Is your website P.O.U.R.?
One way to sum up the accessibility section of your content strategy is using the acronym from W3C’s Web Content Accessibility Guidelines version 2.0: P.O.U.R. These letters represent for key concepts that you can apply to websites and documentation as a way to measure accessibility.
- P for Perceivable. I assume you have a message for your customers so make sure it is perceivable. Use alt text to describe images. Provide alternative (multiple) formats for your deliverables to accommodate different needs and different environments. Caption those videos – all of them.
- O for Operable. Everyone should be able to activate buttons and links, fill in forms and navigate the material – regardless of motor skills.
- U for Understandable. Clarity. Plain language. Make sure your words – and design – are understood.
- R for Robust. Make sure your material scales and works on any device – computer, mobile phone, computer with assistive technology, and whatever gadget comes out next year. The use of standards, for example, should support your efforts in this category.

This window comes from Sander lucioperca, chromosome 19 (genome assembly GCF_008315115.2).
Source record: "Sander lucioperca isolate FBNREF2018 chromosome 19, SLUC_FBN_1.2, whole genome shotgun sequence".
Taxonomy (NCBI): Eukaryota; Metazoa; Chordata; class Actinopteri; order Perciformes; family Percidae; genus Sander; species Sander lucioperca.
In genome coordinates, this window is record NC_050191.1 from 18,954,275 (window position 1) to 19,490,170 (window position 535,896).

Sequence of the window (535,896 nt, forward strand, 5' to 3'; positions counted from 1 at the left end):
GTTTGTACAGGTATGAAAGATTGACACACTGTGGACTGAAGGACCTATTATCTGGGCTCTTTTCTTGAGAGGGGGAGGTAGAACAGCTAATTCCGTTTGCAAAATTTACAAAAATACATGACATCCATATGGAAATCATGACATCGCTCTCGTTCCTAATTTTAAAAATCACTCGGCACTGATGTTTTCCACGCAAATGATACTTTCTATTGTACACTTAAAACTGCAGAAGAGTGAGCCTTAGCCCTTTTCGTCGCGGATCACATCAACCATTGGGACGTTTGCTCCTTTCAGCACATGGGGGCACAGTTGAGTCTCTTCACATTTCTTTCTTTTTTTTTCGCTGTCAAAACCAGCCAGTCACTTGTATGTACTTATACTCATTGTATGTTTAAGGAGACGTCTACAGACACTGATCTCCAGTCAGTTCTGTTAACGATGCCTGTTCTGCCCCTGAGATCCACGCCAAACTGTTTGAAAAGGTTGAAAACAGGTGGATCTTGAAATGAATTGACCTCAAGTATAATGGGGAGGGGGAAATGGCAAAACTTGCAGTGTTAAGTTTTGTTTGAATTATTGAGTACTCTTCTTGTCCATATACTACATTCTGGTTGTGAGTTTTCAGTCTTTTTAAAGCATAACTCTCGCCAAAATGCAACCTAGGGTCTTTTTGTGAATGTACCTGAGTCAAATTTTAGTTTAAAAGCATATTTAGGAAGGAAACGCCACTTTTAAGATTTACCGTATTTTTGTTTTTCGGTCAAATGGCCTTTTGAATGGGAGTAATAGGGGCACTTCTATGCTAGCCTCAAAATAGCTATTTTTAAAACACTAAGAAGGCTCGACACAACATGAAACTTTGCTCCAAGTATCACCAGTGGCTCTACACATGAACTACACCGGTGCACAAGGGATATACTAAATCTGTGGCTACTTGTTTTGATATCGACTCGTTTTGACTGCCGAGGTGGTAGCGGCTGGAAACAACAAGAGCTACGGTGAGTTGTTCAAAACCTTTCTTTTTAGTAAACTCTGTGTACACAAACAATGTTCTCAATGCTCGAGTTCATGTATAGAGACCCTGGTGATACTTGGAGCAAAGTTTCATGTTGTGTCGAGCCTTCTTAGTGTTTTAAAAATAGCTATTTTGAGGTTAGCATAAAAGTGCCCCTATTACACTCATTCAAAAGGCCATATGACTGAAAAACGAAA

Who doesn’t want the result of their work to be perceivable, operable, understandable, or robust? An acronym like P.O.U.R. will make it easy to remember accessibility in your current and future content strategy work.
The wider benefits of P.O.U.R
Think about curb cuts and inclusion again. Adding captions to a video is the first step in adding subtitles to reach your markets in other countries. Captions benefit those who work in a noisy environment. A transcript is also an option, which should add SEO benefits. Clear or plain language can benefit those with dyslexia, an ‘invisible’ disability often forgotten when writing technical documentation. It will also benefit the person without dyslexia who needs to find that specific bit information quickly.
The attitude should be “we’ll probably benefit many people even though we are making this design specifically for people with motor disabilities”.
Content strategy and accessibility